Monday, 21 November 2011
Landmark case against Mayban Trustee and Kaf Discounts
This is a very interesting landmark case against an independent adviser and trustee in a bond deal gone wrong, Mayban Trustee and Kaf Discounts are severely punished. Kaf's prospecutus was deemed to be "false and misleading" and "had toyed with the truth", Mayban Trustee had not shown "the required degree of care and diligence".
For some reason, the case has not been highlighted in the local media.
This bags the question, why are independent advisers of deals on the Bursa Malaysia not punished? I have seen so many strange cases with independent advice that was not unbiased at all, leaving out lots of important information and considerations. Some of the independent reports I have written about (the first being by far the worst prospectus I have ever seen):
In the below case regarding the bond deal, the plaintiffs were financial institutions, having a level of knowledge that is much higher than what can be expected (in all reason) from the average minority shareholders. And still they were proven right by the judges that indeed they should be able to rely on the independent advice.
Do minority shareholders really have to go all the way and sue the independent advisers, following the path of the financial institutions? Surely the authorities (most notably the Securities Commission and Bursa Malaysia) should take fast and stern action and minority shareholders should not need to have to go to court.
Unfortunately, I haven't noticed a single case against an independent adviser, related to corporate exercises of companies listed on the Bursa Malaysia.
From The Business Times (Singapore), November 21, 2011
by S. Jayasankaran
Warning for independent advisers in bond deals
Malaysia's appellate court has unanimously affirmed a landmark decision by the High Court that will radically raise the bar on standards governing private debt issues in Malaysia.
Last year, Justice Mary Lim had ruled that the lead arranger and the trustee of a bond deal gone awry were just as liable as the issuer for any losses suffered by bondholders.
To recapitulate, 10 Malaysian financial institutions had filed a RM 149 million lawsuit against prominent defence contractor Rafie Sain in 2005 over bonds issued by his company that had defaulted. The decision took so long because of various actions and counter-claims brought by the warring parties.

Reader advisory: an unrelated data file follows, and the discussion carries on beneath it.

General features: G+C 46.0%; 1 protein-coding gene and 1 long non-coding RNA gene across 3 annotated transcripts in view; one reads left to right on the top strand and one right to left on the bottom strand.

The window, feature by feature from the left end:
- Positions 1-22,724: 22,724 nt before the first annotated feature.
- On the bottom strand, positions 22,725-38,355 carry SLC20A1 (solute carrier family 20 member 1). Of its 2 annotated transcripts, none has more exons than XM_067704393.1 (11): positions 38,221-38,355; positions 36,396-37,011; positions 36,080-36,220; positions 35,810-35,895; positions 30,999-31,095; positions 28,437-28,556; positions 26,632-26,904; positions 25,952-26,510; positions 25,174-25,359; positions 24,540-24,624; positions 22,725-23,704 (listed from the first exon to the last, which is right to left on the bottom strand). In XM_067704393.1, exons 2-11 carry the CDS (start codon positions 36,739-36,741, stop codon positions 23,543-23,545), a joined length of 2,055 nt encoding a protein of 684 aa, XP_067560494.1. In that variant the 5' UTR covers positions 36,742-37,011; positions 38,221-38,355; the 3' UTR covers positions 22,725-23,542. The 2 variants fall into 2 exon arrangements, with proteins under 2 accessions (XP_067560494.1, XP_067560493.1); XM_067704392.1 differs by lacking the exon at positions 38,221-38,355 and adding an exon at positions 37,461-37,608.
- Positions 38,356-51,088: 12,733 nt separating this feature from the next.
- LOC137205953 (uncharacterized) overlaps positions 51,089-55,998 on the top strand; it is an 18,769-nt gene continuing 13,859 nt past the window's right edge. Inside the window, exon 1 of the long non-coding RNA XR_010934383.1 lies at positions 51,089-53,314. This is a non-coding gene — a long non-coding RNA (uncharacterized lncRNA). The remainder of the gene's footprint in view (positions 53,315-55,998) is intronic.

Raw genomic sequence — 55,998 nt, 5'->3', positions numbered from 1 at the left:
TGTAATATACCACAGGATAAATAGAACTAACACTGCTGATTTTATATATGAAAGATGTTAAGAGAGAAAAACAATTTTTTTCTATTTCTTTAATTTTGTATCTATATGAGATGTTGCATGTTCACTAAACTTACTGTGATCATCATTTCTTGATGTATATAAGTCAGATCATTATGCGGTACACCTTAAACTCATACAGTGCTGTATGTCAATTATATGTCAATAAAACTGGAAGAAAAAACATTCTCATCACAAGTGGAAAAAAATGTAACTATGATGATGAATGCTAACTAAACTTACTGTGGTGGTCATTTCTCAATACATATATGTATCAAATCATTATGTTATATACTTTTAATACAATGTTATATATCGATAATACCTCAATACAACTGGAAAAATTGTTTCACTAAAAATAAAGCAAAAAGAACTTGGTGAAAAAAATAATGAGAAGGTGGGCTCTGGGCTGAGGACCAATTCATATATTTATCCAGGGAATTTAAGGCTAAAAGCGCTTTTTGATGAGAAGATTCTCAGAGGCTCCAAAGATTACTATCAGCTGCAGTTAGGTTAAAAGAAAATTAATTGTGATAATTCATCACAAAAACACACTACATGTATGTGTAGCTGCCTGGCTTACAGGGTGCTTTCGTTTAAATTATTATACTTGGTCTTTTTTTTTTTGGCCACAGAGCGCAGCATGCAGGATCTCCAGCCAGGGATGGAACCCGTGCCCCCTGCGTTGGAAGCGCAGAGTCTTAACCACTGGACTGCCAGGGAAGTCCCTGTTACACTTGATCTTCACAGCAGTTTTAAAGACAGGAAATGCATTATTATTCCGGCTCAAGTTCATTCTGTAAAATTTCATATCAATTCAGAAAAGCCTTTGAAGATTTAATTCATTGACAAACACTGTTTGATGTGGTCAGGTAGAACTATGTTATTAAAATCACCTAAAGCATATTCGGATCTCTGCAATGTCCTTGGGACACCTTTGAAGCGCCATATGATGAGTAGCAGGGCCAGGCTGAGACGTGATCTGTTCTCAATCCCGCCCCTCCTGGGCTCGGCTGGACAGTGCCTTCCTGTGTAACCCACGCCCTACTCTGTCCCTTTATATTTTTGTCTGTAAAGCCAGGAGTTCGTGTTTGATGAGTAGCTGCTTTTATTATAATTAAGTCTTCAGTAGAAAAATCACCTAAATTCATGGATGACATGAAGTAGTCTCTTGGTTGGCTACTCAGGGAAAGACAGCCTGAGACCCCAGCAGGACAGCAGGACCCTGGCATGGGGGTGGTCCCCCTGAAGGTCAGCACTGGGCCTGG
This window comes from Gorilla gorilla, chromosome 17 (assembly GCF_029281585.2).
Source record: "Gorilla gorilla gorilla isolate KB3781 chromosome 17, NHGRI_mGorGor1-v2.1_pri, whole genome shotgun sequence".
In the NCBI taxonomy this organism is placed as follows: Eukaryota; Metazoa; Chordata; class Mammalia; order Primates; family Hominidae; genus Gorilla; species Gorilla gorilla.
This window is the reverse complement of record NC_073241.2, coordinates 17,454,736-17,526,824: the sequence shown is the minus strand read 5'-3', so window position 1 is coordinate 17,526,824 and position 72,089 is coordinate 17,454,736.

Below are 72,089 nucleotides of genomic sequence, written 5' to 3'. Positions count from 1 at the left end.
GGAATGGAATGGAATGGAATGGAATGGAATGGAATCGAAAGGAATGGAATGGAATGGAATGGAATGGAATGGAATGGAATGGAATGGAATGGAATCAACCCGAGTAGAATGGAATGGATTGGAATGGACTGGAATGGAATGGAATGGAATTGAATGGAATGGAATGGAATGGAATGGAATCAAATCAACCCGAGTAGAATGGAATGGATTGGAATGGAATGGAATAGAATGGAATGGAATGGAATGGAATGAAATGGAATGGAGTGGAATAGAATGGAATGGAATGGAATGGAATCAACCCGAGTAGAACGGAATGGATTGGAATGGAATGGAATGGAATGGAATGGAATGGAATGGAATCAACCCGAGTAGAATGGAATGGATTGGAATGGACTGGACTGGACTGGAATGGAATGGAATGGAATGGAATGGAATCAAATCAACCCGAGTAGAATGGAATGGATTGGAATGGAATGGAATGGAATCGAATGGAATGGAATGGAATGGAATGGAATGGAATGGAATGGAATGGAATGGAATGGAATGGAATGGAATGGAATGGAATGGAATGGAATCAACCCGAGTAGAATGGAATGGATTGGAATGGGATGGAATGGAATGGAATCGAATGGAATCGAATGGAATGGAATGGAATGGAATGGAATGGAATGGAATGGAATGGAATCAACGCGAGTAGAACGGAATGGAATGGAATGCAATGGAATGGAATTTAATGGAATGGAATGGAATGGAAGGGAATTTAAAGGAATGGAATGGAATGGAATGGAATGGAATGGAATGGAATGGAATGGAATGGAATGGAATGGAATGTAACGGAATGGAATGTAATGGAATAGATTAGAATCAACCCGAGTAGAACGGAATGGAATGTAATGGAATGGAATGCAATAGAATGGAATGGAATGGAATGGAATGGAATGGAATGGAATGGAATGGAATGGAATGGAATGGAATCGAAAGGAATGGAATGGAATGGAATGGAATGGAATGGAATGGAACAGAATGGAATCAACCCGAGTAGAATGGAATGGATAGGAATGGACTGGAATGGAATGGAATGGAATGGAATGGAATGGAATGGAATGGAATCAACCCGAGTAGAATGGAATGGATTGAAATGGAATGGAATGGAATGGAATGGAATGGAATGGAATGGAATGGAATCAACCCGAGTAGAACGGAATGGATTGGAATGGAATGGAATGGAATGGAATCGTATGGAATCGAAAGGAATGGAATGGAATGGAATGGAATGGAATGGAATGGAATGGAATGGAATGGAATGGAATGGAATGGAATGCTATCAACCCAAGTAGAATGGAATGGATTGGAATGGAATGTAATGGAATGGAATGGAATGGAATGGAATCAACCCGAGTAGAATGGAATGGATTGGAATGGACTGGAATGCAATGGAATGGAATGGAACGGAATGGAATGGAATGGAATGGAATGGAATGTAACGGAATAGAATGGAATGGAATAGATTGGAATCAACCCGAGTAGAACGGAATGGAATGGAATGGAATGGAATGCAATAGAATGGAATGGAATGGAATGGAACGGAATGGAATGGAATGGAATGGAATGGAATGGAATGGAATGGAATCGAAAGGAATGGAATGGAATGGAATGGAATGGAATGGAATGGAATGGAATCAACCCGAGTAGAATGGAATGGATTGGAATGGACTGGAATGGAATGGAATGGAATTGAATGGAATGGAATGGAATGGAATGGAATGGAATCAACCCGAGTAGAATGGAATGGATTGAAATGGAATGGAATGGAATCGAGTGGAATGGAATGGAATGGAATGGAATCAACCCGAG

But the suit was unprecedented in that it also named the deal's independent advisers as defendants. They included Mayban Trustee, a unit of the country's largest bank, and Kaf Discounts, which acted as the transaction's lead arranger and financial adviser.
The 10 institutions - which included CIMB, Malaysia's largest investment bank - were holders of RM 140 million worth of bonds issued in 2004 by Pesaka Astana, a private company owned by Mr. Rafie. Pesaka defaulted on its debt in September 2005. In 2008, however, Mr. Rafie and his company entered into a consent judgment in favour of the plaintiffs. For their part, Mayban and Kaf opted to go to trial.
Pesaka, a builder of heavy-duty vehicles for the Ministry of Defence, had raised RM 140 million through Islamic debt securities in April 2004. The bonds were wholly taken up by the 10 institutions in varying amounts.
At the core of the plaintiffs' arguments was the notion that they had gone into the deal on the basis of an information memorandum - a prospectus by any other name - prepared by Kaf that was essentially "false and misleading". Among others things, the suit also contended that Mayban failed to exercise the necessary care and due diligence expected of a trustee.
Both Justice Lim and the three appellate judges agreed with this argument, saying that the 10 had depended on the informed information memorandum to "make informed investment decisions".
Indeed, the appellate judgment - released over two weeks ago but unnoticed by the local media - was even more scathing than the High Court's.
Writing for the Court of Appeal, Justice Jeffrey Tan said that the information memorandum "had toyed with the truth" and concluded that Mayban Trustee had not shown "the required degree of care and diligence and so should also answer to the bondholders for those false and misleading statements".
In summary, the appellate court dismissed both Kaf's and Mayban's appeals and ordered them to pay the bondholders RM 149.3 million. To add insult to injury, the court also tacked on compensation of 3 per cent a year dating back to the time the bonds defaulted. Justice Lim had been kinder. The bondholders had sought interest at 8 per cent from the day the bonds defaulted. Justice Lim disagreed saying that "such interest is riba and not allowed by sharia".
The case raises at least two important issues.
One, it underscores a newly found ruthlessness in Malaysian financial litigation as at least two of the litigants on both sides of the suit are government-linked companies. Maybank and CIMB are both majority state-owned and might have resorted to quiet and state-brokered, mediation in less competitive times.
More importantly, however, the two judgments will have warning overtones for all intermediaries and advisers in future debt transactions.
As Justice Lim had said in her original judgment, it "will send a chilling message to the bond industry". In short, independent advisers will have to be just that - independent and professional.